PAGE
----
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IPFS News Link • Technology: Computer Hardware

Trusted Platform Module

• https://en.wikipedia.org,

TPM's technical specification was written by a computer industry consortium called Trusted Computing Group(TCG). International Organization for Standardization (ISO) and International Electrotechnical Commission(IEC) standardized the specification as ISO/IEC 11889 in 2009.[1]

TCG continues to revise the TPM specification. It published revision 116 of the version 1.2 of TPM specification on March 3, 2011,[2] while the draft revision 1.07 of the version 2.0 of TPM specification was published for public review on March 13, 2014 as a library specification that provides updates to the previously published main TPM specifications. Trusted Platform Module Library Specification Revision 01.16 was released in October 2014 as the latest TPM 2.0 release.[3]

Trusted Platform Module offers facilities for the secure generation of cryptographic keys, and limitation of their use, in addition to a random number generator.[4][5] It also includes capabilities such as remote attestation and sealed storage, as follows:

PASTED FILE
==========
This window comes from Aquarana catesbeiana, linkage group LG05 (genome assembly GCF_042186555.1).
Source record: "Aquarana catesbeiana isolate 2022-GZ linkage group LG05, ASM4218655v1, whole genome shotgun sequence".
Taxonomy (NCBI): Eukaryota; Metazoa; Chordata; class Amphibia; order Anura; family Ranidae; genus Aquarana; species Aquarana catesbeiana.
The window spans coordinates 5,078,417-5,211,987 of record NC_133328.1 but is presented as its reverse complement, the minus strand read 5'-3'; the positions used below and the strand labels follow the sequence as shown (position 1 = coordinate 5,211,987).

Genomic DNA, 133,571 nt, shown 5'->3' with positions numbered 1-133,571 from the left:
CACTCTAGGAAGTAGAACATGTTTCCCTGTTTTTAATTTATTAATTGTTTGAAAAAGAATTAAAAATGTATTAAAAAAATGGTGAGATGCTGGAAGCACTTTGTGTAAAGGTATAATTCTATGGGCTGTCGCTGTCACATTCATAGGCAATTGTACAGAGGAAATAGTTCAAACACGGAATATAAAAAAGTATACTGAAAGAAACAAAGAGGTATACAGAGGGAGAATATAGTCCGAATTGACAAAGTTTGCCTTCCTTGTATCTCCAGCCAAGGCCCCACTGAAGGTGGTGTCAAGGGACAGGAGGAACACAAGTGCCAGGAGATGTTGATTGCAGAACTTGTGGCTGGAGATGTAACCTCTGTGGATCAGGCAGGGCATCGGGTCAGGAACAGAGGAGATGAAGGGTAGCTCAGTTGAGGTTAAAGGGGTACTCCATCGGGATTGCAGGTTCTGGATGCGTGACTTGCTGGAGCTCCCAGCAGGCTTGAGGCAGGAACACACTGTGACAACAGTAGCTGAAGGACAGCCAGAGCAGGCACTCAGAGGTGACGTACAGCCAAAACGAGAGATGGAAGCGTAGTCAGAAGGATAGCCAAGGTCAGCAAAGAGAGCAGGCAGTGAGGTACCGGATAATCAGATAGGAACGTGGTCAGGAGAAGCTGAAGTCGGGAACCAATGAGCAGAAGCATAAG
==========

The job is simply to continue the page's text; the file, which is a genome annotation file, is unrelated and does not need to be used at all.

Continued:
Remote attestation – creates a nearly unforgeable hash key summary of the hardware and software configuration. The program hashing the configuration data determines the extent of the summary of the software. This allows a third party to verify that the software has not been changed.

Binding – encrypts data using TPM bind key, a unique RSA key descended from a storage key.[6]

Sealing – encrypts data in a similar manner to binding, but in addition specifies a state in which TPM must be in order for the data to be decrypted (unsealed).[7]

Software can use a Trusted Platform Module to authenticate hardware devices. Since each TPM chip has a unique and secret RSA key burned in as it is produced, it is capable of performing platform authentication.

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